Georgia Senate slams brakes on used-car tax change, again

It’s not over yet, but used-car lobbyists may once again be winning the battle to keep the General Assembly from changing how their clients’ vehicles are taxed when they are sold to Georgians.

And once again, provisions that they say would raise taxes on used-car buyers appear to be dying in the Georgia Senate, which has been the graveyard for such legislation in the past.

Earlier this year, the used-car lobby credited Lt. Gov. Casey Cagle, the Senate’s president, a leading candidate for governor and the beneficiary of big political contributions from car dealers, for killing the changes in the past.

A Georgia Senate tax subcommittee on Wednesday struck a provision from House Bill 327 that would have charged used-cars buyers the state's motor vehicle tax based on the sales price of the car or truck sold by a dealer.

New cars are currently taxed based on sales price, whereas used cars are taxed at the lower “book value.”

So, if somebody buys a used car for $10,000 and owes the current 7 percent tax, but the state values the vehicle at $8,000, that person pays the taxes on the $8,000, not on what he or she paid for it. The difference in taxes would be $140 in that scenario.

New-car dealers — who also sell about 40 percent of used cars in the state — have lobbied the past few years to see the state use the same basis — the sales price — for taxing both new and used cars. The House has supported the change in the past — as it did again this session in HB 327 — but the Senate hasn't.

State Sen. John Albers, R-Roswell, the chairman of the subcommittee taking up the bill, said the provision was removed from HB 327 because there was "no consensus" among his colleagues about whether to support it.

He promised the bill's author, state Rep. Shaw Blackmon, R-Bonaire, that he would work with him on the issue in the future.

While used-car lobbyists didn’t speak at the hearing, Ben Jordan, a lobbyist for the Georgia Automobile Dealers Association — which represents new-car dealers — thanked Blackmon for “efforts to bring more fairness and transparency” into the system. He called the difference in the basis for taxing new and used cars the “used-car loophole.”

Blackmon did much the same.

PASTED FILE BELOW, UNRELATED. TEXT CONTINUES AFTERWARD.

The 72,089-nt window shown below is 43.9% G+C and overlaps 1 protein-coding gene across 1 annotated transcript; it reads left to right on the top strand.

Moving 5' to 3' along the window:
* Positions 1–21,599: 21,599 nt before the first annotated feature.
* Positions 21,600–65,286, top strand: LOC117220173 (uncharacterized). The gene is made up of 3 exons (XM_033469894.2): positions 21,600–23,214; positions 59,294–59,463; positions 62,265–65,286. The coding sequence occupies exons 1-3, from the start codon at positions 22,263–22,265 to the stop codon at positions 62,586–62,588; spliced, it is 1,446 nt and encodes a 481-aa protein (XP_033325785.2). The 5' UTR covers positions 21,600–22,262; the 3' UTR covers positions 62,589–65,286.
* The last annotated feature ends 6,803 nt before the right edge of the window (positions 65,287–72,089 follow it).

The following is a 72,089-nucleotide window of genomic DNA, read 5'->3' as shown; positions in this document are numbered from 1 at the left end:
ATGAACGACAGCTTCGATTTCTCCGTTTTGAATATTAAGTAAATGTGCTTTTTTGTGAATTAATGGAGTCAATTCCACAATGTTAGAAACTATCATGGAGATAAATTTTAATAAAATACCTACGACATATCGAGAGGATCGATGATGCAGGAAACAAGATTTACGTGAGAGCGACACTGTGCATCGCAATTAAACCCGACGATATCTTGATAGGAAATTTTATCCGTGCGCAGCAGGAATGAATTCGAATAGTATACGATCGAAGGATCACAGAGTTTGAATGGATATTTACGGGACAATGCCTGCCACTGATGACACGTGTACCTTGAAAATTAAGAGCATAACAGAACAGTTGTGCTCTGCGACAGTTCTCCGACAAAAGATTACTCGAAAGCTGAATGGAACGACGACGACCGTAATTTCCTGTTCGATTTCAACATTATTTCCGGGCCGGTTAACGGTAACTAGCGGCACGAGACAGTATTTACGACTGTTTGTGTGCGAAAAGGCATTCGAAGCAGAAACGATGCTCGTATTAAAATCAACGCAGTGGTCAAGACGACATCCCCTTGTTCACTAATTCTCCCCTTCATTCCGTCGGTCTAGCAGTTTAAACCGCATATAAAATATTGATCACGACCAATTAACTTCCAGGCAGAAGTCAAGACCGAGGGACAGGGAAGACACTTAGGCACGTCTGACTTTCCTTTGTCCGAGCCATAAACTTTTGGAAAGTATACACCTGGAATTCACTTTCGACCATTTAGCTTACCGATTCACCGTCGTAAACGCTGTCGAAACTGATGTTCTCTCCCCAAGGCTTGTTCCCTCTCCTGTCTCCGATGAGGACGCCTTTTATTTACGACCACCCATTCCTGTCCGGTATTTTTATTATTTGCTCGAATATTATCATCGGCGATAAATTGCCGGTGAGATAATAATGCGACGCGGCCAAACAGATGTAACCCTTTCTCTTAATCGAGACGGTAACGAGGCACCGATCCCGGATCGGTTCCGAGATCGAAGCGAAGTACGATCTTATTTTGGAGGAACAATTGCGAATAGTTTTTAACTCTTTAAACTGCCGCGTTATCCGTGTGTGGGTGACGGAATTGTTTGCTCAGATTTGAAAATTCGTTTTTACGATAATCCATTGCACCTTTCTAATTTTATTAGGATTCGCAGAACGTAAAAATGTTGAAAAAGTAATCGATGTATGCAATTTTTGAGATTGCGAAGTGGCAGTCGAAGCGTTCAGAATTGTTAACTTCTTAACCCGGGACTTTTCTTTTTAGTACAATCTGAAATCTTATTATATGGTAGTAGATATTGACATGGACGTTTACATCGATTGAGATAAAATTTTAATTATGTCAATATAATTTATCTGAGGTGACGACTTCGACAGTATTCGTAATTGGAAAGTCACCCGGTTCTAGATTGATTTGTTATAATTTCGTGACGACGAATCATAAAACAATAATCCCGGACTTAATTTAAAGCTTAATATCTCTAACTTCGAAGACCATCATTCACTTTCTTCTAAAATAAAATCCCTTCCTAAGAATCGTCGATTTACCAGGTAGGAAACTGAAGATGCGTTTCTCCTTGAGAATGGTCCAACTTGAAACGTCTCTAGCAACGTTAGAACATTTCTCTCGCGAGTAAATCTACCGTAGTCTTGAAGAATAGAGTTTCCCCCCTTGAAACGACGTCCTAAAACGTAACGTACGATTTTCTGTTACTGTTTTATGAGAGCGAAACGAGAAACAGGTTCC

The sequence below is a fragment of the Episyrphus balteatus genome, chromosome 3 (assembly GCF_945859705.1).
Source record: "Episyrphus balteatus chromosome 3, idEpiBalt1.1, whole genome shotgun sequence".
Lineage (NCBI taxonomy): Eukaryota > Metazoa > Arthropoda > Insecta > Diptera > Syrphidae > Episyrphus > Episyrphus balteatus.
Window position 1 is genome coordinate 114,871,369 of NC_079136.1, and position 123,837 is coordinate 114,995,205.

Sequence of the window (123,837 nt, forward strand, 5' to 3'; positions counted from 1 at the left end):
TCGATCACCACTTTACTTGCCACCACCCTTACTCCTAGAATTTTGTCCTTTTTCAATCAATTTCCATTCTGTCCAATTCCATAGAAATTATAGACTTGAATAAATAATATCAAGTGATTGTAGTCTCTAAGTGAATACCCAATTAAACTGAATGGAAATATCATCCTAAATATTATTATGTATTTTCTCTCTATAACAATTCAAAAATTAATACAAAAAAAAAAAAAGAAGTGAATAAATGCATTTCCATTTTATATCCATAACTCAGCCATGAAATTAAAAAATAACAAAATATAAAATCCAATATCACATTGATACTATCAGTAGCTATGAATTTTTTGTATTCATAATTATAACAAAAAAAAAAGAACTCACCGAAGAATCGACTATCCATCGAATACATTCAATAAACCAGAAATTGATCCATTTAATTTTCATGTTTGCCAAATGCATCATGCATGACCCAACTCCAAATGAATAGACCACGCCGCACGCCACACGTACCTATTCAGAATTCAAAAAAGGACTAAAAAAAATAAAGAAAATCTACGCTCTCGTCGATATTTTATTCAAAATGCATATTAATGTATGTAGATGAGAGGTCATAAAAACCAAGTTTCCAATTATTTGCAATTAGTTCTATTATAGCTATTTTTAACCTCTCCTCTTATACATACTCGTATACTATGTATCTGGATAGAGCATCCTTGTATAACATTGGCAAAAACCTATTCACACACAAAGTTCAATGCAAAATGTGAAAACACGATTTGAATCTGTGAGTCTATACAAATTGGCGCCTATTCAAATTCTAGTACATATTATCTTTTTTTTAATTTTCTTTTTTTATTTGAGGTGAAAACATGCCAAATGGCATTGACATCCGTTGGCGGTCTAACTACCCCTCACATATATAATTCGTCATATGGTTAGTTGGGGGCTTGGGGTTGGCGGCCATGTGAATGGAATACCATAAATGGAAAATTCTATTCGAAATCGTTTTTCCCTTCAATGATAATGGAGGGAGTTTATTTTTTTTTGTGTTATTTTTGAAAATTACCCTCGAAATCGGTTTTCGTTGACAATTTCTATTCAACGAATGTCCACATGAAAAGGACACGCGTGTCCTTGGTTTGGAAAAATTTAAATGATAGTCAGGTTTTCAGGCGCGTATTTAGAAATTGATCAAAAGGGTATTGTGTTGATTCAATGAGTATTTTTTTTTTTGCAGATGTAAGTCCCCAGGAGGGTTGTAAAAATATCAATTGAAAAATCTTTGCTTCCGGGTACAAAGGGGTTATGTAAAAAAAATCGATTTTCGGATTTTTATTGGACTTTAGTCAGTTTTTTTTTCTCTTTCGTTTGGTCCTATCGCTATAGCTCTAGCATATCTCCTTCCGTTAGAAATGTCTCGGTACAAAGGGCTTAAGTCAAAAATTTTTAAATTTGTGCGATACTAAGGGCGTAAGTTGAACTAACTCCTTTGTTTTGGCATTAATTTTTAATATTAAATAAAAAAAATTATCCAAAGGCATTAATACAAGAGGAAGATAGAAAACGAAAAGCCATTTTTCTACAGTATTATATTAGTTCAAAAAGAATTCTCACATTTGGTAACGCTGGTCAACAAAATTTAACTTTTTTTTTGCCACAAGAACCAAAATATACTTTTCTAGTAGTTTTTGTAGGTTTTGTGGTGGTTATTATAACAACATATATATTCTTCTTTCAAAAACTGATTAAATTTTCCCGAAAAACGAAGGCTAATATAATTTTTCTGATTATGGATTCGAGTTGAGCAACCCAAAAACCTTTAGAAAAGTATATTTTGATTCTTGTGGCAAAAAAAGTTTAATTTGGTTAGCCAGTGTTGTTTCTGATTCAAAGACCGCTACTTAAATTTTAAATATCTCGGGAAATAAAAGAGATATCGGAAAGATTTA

“Without closing that loophole you are leaving the gaming of the system,” Blackmon said. “It is going to continue being an issue we will have to deal with.”

The Bonaire Republican said he’s tried to work with senators to fix what he sees as a problem.

“I think we have made several overtures with respect to the used-car loophole, and they are all compromises that were summarily rejected,” he said.

Blackmon noted that the Senate panel also stripped a provision that would have lowered the tax rate on both new and used cars from 7 percent to 6.75 percent.

“It is good for Georgians if we are able to lower the rates on all vehicles,” he said.

The fight comes out of changes lawmakers made in 2012 when they eliminated the “birthday tax” — or property taxes — on cars after Georgians buy them. That legislation eliminated sales taxes as well, replacing them with a new title tax.

But new-car dealers weren’t pleased that their customers would pay the fee based on the higher formula while used-car dealers’ customers could use the book value.

One of the weapons both sides have used has been the checkbook.

During the six months leading up to the start of the session, about 75 auto dealers — some who back and some who oppose the legislation on car taxes — contributed about $145,000 to Cagle's gubernatorial campaign.

Car dealers have also been major donors to a political fund created by Cagle supporters and long run by his campaign fundraiser.

After the House approved the bill last month, Mo Thrash, a lobbyist for used-car dealers, said, "We look forward to Lt. Gov. Casey Cagle and the Senate once again stopping the tax increase on all used-car consumers as they have done in the past."

Cagle typically doesn’t talk publicly about legislation pending before the Senate. While he plays a major role in deciding what gets to the chamber for consideration, and what it looks like when it gets there, he doesn’t actually vote on it.

Cagle flexed his political muscles earlier this month when he promised to nix a proposed tax break that benefited Delta Air Lines after the company announced it would end discounts to National Rifle Association members.

Within two days of Cagle tweeting his vow to kill the tax break, the Senate Rules Committee struck it from a bill.. The next day the House and Senate passed the bill, without the airline tax break.